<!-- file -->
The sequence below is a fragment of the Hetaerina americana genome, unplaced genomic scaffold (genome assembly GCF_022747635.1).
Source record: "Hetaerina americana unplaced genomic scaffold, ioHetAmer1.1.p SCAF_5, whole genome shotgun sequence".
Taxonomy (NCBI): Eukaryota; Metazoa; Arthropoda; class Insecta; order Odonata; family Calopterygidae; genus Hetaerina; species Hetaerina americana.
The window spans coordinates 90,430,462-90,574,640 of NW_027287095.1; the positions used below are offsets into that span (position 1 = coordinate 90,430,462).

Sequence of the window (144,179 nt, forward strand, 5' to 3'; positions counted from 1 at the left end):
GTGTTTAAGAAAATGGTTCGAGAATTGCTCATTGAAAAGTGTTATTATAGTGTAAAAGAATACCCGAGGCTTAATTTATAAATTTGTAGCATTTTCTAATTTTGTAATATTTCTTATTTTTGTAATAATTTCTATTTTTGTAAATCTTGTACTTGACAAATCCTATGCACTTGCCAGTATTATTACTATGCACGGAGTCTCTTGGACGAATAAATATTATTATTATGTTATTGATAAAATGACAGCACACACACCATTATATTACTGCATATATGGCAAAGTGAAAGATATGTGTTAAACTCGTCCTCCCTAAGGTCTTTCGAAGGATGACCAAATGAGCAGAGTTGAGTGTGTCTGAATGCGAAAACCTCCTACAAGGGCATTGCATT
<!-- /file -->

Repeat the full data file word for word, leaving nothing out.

The sequence below is a fragment of the Hetaerina americana genome, unplaced genomic scaffold (genome assembly GCF_022747635.1).
Source record: "Hetaerina americana unplaced genomic scaffold, ioHetAmer1.1.p SCAF_5, whole genome shotgun sequence".
Taxonomy (NCBI): Eukaryota; Metazoa; Arthropoda; class Insecta; order Odonata; family Calopterygidae; genus Hetaerina; species Hetaerina americana.
The window spans coordinates 90,430,462-90,574,640 of NW_027287095.1; the positions used below are offsets into that span (position 1 = coordinate 90,430,462).

Sequence of the window (144,179 nt, forward strand, 5' to 3'; positions counted from 1 at the left end):
GTGTTTAAGAAAATGGTTCGAGAATTGCTCATTGAAAAGTGTTATTATAGTGTAAAAGAATACCCGAGGCTTAATTTATAAATTTGTAGCATTTTCTAATTTTGTAATATTTCTTATTTTTGTAATAATTTCTATTTTTGTAAATCTTGTACTTGACAAATCCTATGCACTTGCCAGTATTATTACTATGCACGGAGTCTCTTGGACGAATAAATATTATTATTATGTTATTGATAAAATGACAGCACACACACCATTATATTACTGCATATATGGCAAAGTGAAAGATATGTGTTAAACTCGTCCTCCCTAAGGTCTTTCGAAGGATGACCAAATGAGCAGAGTTGAGTGTGTCTGAATGCGAAAACCTCCTACAAGGGCATTGCATT